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Logan’s Run Remake Signs BioShock Creator To Pen The Script

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LoganThere’s an ancient Zen koan you may have heard, it goes like this:

One day a Student asked his Master, “Master, how do you interest the managing editor of Giant Freakin’ Robot in an unnecessary remake of Logan’s Run?”

The Master thought for a moment. Then he threw scalding hot tea into the Student’s face and screamed, “The Internet hasn’t even been invented yet, you idiot!”

It’s possible I may have made that all up. Either way, the answer the Master should have given is “Hire the guy who created BioShock to write the script.” Clearly Warner Bros. knows that truth, because they have indeed signed Ken Levine, the writer of the video game BioShock, to write a new script for the long-in-the-works remake of 1976’s Logan’s Run.

A Logan’s Run resurrection has been in the works for ages, with X-Men: Days of Future Past’s Bryan Singer keen to helm a reboot that never quite came together. He finally left the project in 2006, after years of trying to get it going. More recently the project had attracted director Nicolas Winding Refn and actor Ryan Gosling, but Gosling backed out last fall. Now it’s back to square one, but as far as foundations go, hiring Levine is pretty damn solid.

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Watchmen May Have Helped Kill The BioShock Movie

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BioShock

Of all the would-be game-to-movie adaptations that have been in the works over the years, the failure of the BioShock project is one of the ones that stings the most. Aside from being an amazing game, BioShock created a rich and detailed world that would have been amazing up on the big screen. Given that we have yet to see the first truly great video game movie, it’s no real surprise that the BioShock film eventually floundered. But what specifically caused the BioShock movie to crumble? Believe it or not, it might all come down to Zack Snyder’s Watchmen.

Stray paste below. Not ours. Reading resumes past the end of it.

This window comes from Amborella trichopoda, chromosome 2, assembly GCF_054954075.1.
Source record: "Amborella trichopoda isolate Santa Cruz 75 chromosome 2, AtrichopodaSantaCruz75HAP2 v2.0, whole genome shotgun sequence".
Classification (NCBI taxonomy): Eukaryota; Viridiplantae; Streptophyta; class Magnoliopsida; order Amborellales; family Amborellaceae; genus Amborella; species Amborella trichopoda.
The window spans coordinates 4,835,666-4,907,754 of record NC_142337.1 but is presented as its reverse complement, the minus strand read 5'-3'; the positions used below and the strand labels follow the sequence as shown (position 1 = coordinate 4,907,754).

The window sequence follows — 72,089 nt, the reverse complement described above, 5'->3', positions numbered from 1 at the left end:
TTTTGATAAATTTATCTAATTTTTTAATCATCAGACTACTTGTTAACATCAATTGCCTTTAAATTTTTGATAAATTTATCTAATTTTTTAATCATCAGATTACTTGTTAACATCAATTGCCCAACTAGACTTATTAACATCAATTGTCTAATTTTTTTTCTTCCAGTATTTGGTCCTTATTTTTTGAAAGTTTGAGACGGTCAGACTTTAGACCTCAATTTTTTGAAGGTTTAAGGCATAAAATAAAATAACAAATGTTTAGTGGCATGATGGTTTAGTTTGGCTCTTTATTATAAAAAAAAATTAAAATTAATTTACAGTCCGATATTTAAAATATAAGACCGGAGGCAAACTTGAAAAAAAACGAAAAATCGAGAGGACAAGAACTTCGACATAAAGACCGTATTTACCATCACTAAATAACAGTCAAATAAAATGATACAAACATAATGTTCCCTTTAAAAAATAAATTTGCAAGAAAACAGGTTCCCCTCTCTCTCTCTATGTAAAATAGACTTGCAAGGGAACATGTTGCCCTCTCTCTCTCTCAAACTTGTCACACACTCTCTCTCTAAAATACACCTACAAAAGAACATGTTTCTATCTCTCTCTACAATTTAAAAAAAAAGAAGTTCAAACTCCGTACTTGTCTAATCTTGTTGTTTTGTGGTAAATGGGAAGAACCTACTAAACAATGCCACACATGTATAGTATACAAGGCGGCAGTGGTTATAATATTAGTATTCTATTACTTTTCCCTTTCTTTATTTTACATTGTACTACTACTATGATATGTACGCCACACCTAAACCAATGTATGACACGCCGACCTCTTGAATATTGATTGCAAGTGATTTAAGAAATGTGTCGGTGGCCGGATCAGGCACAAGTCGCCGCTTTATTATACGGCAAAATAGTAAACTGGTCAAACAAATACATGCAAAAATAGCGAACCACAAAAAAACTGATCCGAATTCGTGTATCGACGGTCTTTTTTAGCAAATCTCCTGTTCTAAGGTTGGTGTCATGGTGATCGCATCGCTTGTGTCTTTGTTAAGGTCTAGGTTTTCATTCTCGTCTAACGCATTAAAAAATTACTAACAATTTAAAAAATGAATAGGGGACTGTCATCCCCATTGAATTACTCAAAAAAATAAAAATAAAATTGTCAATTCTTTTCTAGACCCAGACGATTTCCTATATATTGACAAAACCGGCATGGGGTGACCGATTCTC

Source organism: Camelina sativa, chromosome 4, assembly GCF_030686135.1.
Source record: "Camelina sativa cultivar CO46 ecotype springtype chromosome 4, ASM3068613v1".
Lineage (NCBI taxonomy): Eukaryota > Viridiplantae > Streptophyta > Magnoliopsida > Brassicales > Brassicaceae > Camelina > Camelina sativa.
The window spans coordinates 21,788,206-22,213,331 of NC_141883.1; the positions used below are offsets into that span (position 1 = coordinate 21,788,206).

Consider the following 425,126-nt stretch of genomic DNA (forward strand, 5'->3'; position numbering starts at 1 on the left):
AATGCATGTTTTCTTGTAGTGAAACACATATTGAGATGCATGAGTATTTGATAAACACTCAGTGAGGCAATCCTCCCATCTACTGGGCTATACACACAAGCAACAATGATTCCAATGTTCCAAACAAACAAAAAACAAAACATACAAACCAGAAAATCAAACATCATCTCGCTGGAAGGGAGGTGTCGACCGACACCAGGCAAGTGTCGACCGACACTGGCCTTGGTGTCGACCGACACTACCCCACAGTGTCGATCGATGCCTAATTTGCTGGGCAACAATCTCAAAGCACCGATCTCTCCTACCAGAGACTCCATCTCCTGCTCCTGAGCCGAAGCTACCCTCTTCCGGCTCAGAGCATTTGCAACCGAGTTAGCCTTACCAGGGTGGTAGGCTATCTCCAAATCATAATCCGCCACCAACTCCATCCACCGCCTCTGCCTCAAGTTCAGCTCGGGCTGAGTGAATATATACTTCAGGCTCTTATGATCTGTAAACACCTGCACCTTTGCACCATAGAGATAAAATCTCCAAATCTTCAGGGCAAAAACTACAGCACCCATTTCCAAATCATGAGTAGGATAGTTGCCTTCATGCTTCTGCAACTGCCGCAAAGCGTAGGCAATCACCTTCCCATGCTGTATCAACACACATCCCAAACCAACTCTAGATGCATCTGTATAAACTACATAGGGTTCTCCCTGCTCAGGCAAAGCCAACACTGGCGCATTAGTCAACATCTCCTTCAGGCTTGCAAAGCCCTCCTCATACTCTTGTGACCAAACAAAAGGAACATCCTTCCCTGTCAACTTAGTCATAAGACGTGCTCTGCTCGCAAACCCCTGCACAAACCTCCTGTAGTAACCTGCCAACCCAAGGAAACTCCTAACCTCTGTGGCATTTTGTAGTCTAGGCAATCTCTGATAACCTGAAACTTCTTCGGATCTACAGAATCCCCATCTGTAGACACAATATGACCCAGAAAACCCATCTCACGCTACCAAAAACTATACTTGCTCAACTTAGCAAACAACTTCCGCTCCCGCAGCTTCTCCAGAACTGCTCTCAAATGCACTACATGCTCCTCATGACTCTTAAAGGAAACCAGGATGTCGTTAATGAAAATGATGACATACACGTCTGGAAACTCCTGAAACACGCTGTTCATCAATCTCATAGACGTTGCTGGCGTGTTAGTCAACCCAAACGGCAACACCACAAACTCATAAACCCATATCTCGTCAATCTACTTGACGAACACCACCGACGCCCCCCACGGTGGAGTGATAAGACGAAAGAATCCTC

A few years back, BioShock looked like it might actually come together in an amazing way. Universal had given the project an impressive $200 million budget, and Pirates of the Caribbean director Gore Verbinski was at the helm. But just as things were looking promising, Verbinski backed out of the project, and it all collapsed in on itself soon enough. Edge Online recently caught up Ken Levine, co-founder of Irrational Games, and he shared his insights about why BioShock fell apart:

There was a deal in place and it was actually in production at Universal, and Gore Verbinski was directing it. And what happened was — this is my theory — it’s a very big movie and Gore was very excited about it and he wanted to make a very dark, what he would call a ‘hard-rated’ horror film — an R-rated film with a lot of blood. Then Watchmen came out — and I really liked Watchmen — but it didn’t do well for whatever reason and the studio got cold feet about making an R-rated $200 million film.

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Life-Size BioShock Big Daddy Statue Up For Sale On eBay

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Is your home missing that certain something? The conversation piece that your friends won’t be able to stop talking about? Well, look no further, because you, yes you, could bring home a life-size statue of the BioShock videogame’s iconic, diving-helmeted Big Daddy. It even comes with its very own Little Sister to escort around and protect while she’s draining corpses of their precious, precious ADAM. And it can be yours, courtesy of eBay, assuming you can beat the current bid of $6,490.